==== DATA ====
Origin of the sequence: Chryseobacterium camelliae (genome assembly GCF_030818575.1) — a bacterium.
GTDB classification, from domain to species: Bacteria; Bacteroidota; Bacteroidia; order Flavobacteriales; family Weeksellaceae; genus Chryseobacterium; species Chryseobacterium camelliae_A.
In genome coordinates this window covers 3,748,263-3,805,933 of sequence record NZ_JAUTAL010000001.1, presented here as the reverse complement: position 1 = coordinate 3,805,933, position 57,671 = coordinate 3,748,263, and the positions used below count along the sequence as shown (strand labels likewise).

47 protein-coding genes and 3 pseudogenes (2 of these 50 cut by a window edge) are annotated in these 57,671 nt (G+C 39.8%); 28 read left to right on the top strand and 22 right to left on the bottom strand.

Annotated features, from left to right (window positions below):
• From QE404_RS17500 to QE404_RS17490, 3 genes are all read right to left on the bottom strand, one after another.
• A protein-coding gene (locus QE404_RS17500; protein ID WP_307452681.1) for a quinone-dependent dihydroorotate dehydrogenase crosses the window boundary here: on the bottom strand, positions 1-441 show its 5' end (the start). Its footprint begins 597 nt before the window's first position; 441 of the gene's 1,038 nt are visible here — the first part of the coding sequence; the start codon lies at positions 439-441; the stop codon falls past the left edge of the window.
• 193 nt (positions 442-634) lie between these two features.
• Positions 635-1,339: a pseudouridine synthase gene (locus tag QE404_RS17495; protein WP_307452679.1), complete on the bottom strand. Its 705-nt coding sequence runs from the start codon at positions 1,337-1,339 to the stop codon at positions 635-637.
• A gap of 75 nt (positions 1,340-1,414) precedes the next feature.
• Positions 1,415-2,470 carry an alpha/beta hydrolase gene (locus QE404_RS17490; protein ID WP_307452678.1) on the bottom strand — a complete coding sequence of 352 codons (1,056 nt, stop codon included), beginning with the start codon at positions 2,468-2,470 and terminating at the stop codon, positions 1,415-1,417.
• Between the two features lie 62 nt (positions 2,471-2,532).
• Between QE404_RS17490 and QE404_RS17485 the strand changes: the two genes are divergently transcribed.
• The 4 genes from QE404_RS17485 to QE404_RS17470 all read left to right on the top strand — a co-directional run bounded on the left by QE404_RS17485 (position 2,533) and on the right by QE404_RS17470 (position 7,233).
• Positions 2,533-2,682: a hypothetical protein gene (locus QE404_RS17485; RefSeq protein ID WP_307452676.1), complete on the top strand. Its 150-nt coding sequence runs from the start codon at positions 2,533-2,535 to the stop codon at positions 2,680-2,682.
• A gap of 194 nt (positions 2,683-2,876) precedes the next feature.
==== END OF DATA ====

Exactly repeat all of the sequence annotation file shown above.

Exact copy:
Origin of the sequence: Chryseobacterium camelliae (genome assembly GCF_030818575.1) — a bacterium.
GTDB classification, from domain to species: Bacteria; Bacteroidota; Bacteroidia; order Flavobacteriales; family Weeksellaceae; genus Chryseobacterium; species Chryseobacterium camelliae_A.
In genome coordinates this window covers 3,748,263-3,805,933 of sequence record NZ_JAUTAL010000001.1, presented here as the reverse complement: position 1 = coordinate 3,805,933, position 57,671 = coordinate 3,748,263, and the positions used below count along the sequence as shown (strand labels likewise).

47 protein-coding genes and 3 pseudogenes (2 of these 50 cut by a window edge) are annotated in these 57,671 nt (G+C 39.8%); 28 read left to right on the top strand and 22 right to left on the bottom strand.

Annotated features, from left to right (window positions below):
• From QE404_RS17500 to QE404_RS17490, 3 genes are all read right to left on the bottom strand, one after another.
• A protein-coding gene (locus QE404_RS17500; protein ID WP_307452681.1) for a quinone-dependent dihydroorotate dehydrogenase crosses the window boundary here: on the bottom strand, positions 1-441 show its 5' end (the start). Its footprint begins 597 nt before the window's first position; 441 of the gene's 1,038 nt are visible here — the first part of the coding sequence; the start codon lies at positions 439-441; the stop codon falls past the left edge of the window.
• 193 nt (positions 442-634) lie between these two features.
• Positions 635-1,339: a pseudouridine synthase gene (locus tag QE404_RS17495; protein WP_307452679.1), complete on the bottom strand. Its 705-nt coding sequence runs from the start codon at positions 1,337-1,339 to the stop codon at positions 635-637.
• A gap of 75 nt (positions 1,340-1,414) precedes the next feature.
• Positions 1,415-2,470 carry an alpha/beta hydrolase gene (locus QE404_RS17490; protein ID WP_307452678.1) on the bottom strand — a complete coding sequence of 352 codons (1,056 nt, stop codon included), beginning with the start codon at positions 2,468-2,470 and terminating at the stop codon, positions 1,415-1,417.
• Between the two features lie 62 nt (positions 2,471-2,532).
• Between QE404_RS17490 and QE404_RS17485 the strand changes: the two genes are divergently transcribed.
• The 4 genes from QE404_RS17485 to QE404_RS17470 all read left to right on the top strand — a co-directional run bounded on the left by QE404_RS17485 (position 2,533) and on the right by QE404_RS17470 (position 7,233).
• Positions 2,533-2,682: a hypothetical protein gene (locus QE404_RS17485; RefSeq protein ID WP_307452676.1), complete on the top strand. Its 150-nt coding sequence runs from the start codon at positions 2,533-2,535 to the stop codon at positions 2,680-2,682.
• A gap of 194 nt (positions 2,683-2,876) precedes the next feature.